28. Lotze, W. (2015). United Nations Multidimensional Integrated Stabilization Mission in Mali (MINUSMA). In J. Koops, T. Tardy, N. MacQueen, & P. Williams (Eds.), The Oxford Handbook of United Nations Peacekeeping Operation. Oxford: Oxford University Press.  https://doi.org/10.1093/oxfordhb/9780199686049.013.72.
  29. Lucius, G., & Rietjens, S. J. H. (2016). Effective Civil-Military Interaction in Peace Operations—Theory and Practice. Berlin: Springer.CrossRefGoogle Scholar
  30. Metcalfe, V., Haysom, S., & Gordon, S. (2012). Trends and Challenges in Humanitarian Civil-Military Coordination: A Review of the Literature (HPG Working Paper).Google Scholar
  31. Nilsson, C., & Zetterlund, K. (2016). Sweden and the UN: A Rekindled Partnership for Peacekeeping? International Peacekeeping, 23(5), 762–783.  https://doi.org/10.1080/13533312.2016.1235097.CrossRefGoogle Scholar
  32. Paris, R. (2009). Understanding the ‘Coordination Problem’ in Postwar Statebuilding. In D. Paris & T. D. Sisk (Eds.), The Dilemmas of Statebuilding: Confronting the Contradictions of Postwar Peace Operations (pp. 53–78). Abingdon: Routledge.CrossRefGoogle Scholar
  33. Reliefweb. (2018). Report of the Secretary-General on the situation in Mali (S/2018/541). https://reliefweb.int/report/mali/report-secretary-general-situation-mali-s2018541.
  34. Rietjens, S. J. H. (2017). Lifting the Fog of Hybrid War? UN Environmental Understanding in Mali. In E. Cusumano & M. Corbe (Eds.), A Civil-Military Response to Hybrid Threats (pp. 181–197). Palgrave: Basingstoke.Google Scholar
  35. Rietjens, S. J. H., & Dorn, A. W. (2017). The Evolution of Peacekeeping Intelligence. In E. Braat, F. Baudet, & J. van Woensel (Eds.), Between Learning and Law: Perspectives on Military Intelligence from the First World War to Mali (pp. 197–220). The Hague: Asser Press.Google Scholar
  36. Rietjens, S., & Ruffa, C. (2019). Understanding Coherence in UN Peacekeeping: A Conceptual Framework. International Peacekeeping, 26(4), 383–407.  https://doi.org/10.1080/13533312.2019.1596742.CrossRefGoogle Scholar
  37. Rousseau, D. M. (2006). Is There Such a Thing as Evidence-Based Management? Academy of Management Review, 31(2), 256–269.CrossRefGoogle Scholar
  38. Rubinstein, R. A., Keller, D. M., & Scherger, M. E. (2008). Culture and Interoperability in Integrated Missions. International Peacekeeping, 15(4), 540–555.CrossRefGoogle Scholar
  39. Ruffa, C. (2014). What Peacekeepers Think and Do: An Exploratory Study of Ghanaian, Korean, French and Italian Soldiers in the UN Mission in Lebanon. Armed Forces and Society, 40(2), 199–225.CrossRefGoogle Scholar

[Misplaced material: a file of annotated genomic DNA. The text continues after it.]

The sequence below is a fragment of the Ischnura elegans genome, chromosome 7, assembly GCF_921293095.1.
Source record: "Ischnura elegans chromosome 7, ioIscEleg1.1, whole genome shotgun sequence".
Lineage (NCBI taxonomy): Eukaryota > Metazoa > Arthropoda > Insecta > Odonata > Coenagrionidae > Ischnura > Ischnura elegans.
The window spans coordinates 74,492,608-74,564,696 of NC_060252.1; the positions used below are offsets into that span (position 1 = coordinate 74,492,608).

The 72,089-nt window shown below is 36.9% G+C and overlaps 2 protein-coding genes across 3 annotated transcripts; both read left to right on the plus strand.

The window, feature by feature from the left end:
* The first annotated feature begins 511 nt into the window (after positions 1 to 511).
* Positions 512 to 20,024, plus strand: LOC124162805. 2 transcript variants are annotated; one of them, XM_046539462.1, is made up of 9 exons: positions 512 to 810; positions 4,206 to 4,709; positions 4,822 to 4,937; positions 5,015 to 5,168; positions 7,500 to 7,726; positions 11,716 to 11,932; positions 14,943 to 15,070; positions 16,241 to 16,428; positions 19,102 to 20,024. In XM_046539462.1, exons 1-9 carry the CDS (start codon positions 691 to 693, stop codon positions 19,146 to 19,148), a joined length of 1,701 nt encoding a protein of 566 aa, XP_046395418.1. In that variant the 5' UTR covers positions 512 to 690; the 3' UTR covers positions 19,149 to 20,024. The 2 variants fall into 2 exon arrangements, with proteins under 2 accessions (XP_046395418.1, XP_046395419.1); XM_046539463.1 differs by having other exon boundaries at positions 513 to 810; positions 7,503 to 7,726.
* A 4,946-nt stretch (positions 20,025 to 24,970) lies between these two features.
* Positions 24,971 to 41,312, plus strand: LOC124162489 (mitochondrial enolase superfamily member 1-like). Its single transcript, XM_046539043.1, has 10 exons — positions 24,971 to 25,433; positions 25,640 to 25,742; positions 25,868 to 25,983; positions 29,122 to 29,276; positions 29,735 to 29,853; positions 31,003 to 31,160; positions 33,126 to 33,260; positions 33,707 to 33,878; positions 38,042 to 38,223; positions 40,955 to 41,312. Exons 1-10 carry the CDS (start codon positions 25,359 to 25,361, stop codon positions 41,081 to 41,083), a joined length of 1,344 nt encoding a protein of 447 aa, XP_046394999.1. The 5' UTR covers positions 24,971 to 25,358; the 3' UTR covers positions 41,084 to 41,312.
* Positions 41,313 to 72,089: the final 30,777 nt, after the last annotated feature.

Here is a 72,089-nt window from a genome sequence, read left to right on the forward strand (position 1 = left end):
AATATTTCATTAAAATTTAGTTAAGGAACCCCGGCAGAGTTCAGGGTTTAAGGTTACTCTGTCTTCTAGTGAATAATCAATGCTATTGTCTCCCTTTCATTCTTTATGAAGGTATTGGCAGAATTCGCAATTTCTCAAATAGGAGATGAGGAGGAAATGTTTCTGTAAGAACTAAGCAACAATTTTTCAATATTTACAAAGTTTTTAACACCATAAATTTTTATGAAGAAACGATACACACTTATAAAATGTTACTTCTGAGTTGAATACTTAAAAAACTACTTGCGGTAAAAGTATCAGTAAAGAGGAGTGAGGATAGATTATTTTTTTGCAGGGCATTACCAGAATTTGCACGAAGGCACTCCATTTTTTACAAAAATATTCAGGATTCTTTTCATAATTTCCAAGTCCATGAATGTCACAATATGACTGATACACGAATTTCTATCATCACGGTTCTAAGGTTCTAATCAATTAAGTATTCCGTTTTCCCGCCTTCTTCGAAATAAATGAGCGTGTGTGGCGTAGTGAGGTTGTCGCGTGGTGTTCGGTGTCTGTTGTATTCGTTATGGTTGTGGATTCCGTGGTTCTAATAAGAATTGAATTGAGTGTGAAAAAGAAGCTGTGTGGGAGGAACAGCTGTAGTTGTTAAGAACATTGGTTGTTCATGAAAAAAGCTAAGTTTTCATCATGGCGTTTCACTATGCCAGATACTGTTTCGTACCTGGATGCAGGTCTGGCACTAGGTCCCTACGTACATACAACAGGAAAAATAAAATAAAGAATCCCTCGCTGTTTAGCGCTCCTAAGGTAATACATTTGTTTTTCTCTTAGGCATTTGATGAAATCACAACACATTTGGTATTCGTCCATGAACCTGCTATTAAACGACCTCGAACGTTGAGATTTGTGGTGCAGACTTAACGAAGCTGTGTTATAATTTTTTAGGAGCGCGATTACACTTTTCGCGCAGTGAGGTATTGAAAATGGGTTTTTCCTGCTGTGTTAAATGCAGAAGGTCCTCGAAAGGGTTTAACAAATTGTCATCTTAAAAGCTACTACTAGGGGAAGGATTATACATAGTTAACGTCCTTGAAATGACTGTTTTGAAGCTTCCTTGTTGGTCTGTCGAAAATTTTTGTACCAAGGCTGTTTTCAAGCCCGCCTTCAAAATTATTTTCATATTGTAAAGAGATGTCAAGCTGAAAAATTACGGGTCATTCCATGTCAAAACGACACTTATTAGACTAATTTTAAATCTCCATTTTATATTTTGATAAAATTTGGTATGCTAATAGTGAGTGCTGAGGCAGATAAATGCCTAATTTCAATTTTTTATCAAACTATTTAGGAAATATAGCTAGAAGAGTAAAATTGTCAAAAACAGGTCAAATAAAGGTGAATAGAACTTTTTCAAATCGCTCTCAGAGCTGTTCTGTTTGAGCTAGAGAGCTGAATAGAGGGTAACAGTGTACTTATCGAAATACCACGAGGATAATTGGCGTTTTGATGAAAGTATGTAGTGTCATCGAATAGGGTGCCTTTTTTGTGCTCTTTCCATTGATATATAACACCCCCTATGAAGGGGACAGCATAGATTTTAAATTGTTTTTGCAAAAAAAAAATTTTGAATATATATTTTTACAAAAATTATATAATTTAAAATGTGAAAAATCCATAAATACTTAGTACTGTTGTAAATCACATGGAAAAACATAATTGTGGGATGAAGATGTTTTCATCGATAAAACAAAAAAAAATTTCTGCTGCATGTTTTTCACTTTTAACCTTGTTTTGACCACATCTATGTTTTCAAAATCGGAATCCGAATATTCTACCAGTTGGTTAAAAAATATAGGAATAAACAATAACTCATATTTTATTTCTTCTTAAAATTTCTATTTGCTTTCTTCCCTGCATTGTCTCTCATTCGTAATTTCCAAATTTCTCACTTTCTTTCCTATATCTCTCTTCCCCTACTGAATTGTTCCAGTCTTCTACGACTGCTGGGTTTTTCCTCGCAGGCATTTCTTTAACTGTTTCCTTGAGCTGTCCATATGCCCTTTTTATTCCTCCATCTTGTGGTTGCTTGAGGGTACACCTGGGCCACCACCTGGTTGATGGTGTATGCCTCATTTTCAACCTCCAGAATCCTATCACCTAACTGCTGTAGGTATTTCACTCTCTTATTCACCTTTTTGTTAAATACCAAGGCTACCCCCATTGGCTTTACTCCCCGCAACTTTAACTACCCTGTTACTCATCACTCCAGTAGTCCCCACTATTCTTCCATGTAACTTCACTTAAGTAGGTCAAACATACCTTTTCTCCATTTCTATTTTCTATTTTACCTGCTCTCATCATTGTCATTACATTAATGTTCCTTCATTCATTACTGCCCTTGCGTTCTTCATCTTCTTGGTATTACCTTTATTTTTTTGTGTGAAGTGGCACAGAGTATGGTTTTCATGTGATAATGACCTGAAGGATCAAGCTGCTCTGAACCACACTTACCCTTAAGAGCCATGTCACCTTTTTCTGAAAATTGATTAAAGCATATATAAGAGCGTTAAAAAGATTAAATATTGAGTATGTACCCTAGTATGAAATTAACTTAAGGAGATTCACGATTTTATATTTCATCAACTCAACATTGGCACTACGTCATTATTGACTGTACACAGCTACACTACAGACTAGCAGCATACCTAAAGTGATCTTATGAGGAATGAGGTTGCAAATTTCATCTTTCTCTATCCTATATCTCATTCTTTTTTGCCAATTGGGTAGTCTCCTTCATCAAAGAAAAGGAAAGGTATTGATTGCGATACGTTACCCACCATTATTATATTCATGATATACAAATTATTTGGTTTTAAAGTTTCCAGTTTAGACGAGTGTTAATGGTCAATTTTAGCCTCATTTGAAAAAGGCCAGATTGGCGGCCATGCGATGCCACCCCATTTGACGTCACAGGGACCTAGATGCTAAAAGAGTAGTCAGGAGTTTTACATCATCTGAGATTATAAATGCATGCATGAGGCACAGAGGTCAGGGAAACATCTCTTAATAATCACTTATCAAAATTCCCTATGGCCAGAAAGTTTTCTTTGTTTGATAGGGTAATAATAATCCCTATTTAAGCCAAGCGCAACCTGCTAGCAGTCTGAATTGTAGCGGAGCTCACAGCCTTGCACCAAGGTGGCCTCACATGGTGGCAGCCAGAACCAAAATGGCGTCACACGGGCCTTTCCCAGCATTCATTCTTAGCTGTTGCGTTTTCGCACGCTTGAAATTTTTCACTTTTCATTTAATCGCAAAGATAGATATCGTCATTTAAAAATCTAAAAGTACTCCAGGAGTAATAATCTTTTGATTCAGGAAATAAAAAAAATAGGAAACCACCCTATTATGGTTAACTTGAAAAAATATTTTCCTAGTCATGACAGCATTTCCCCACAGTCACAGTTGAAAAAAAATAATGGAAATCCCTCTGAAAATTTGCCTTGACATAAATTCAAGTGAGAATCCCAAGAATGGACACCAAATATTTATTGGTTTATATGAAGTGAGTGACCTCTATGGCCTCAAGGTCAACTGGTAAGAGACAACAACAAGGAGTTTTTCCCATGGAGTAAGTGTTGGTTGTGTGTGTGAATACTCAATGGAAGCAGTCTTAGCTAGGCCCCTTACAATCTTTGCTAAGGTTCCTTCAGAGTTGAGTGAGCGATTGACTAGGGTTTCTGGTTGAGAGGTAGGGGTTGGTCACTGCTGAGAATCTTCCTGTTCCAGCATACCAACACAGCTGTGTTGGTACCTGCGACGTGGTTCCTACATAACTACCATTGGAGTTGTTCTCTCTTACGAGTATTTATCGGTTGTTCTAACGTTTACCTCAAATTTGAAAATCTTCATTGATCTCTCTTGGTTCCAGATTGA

40. Ruffa, C. (2017). Military Cultures and Force Employment in Peace Operations. Security Studies, 26(3), 391–422.CrossRefGoogle Scholar
  41. Ruffa, C. (2018). Military Cultures in Peace and Stability Operations. Philadelphia: University of Pennsylvania Press.CrossRefGoogle Scholar
  42. Ruffa, C., & Vennesson, P. (2014). Fighting and Helping? A Historical-Institutionalist Explanation of NGO-Military Relations. Security Studies, 23(3), 582–621.CrossRefGoogle Scholar
  43. Russo, M., & Cesarani, M. (2017). Strategic Alliance Success Factors: A Literature Review on Alliance Lifecycle. International Journal of Business Administration, 8(3), 1–9.CrossRefGoogle Scholar
  44. Saideman, S. M., & Auerswald, D. P. (2014). NATO in Afghanistan. Princeton: Princeton University Press.Google Scholar
  45. Shetler-Jones, P. (2008). Intelligence in Integrated UN Peacekeeping Missions: The Joint Mission Analysis Centre. International Peacekeeping, 15(4), 517–527.CrossRefGoogle Scholar
  46. Soeters, J. M. M. L., & Heeren-Bogers, J. (2013). The Quest for ‘Evidence-Based Soldiering’. In H. Amersfoort, R. Moelker, J. M. M. L. Soeters, & D. Verweij (Eds.), The Armed Forces: Towards a Post-Interventionist Era? (pp. 117–129). Berlin: Springer.Google Scholar
  47. United Nations. (2012, December 20). Security Council Resolution 2085: Adopted at 6898th Meeting. New York, NY: United Nations Security Council.Google Scholar
  48. United Nations. (2013, April 25). Resolution 2100 (2013): Adopted by the Security Council at Its 6952nd Meeting. New York, NY: United Nations Security Council.Google Scholar
  49. United Nations. (2014). UNOCHA. Sahel Humanitarian Response Plan 2014.Google Scholar
  50. United Nations. (2018). Building Climate Resilience and Peace, Go Hand in Hand for Africa’s Sahel. https://news.un.org/en/node/1025671/building-climate-resilience-and-peace-go-hand-in-hand-for-africas-sahel-un-forum-2. Accessed 20 March 2019.
  51. United Nations. (2019a). The Sahel. https://www.un.org/undpa/en/africa/sahel.
  52. United Nations. (2019b). Security Council Report, 2019. Mali: Chronology of Events.Google Scholar
  53. Van Willigen, N. (2016). A Dutch Return to UN Peacekeeping? International Peacekeeping, 23(5), 702–720.CrossRefGoogle Scholar
  54. Van der West, K. (2016). Civil-Military Communications Within Integrated United Nations Peacekeeping: The Interaction Between the Dutch Military and Civil United Nations Entities During the MINUSMA-Mission in Gao (Mali) (Master thesis). Groningen: University of Groningen.Google Scholar

Copyright information

© The Author(s) 2020

Authors and Affiliations

  • Chiara Ruffa
    • 1
    • 2
  • Sebastiaan Rietjens
    • 3
  • Emma Nygren
    • 4
  1. 1.Swedish Defence UniversityStockholmSweden
  2. 2.Uppsala UniversityUppsalaSweden
  3. 3.Netherlands Defence AcademyBredaThe Netherlands
  4. 4.Department of Peace and ConflictUppsala UniversityUppsalaSweden

Personalised recommendations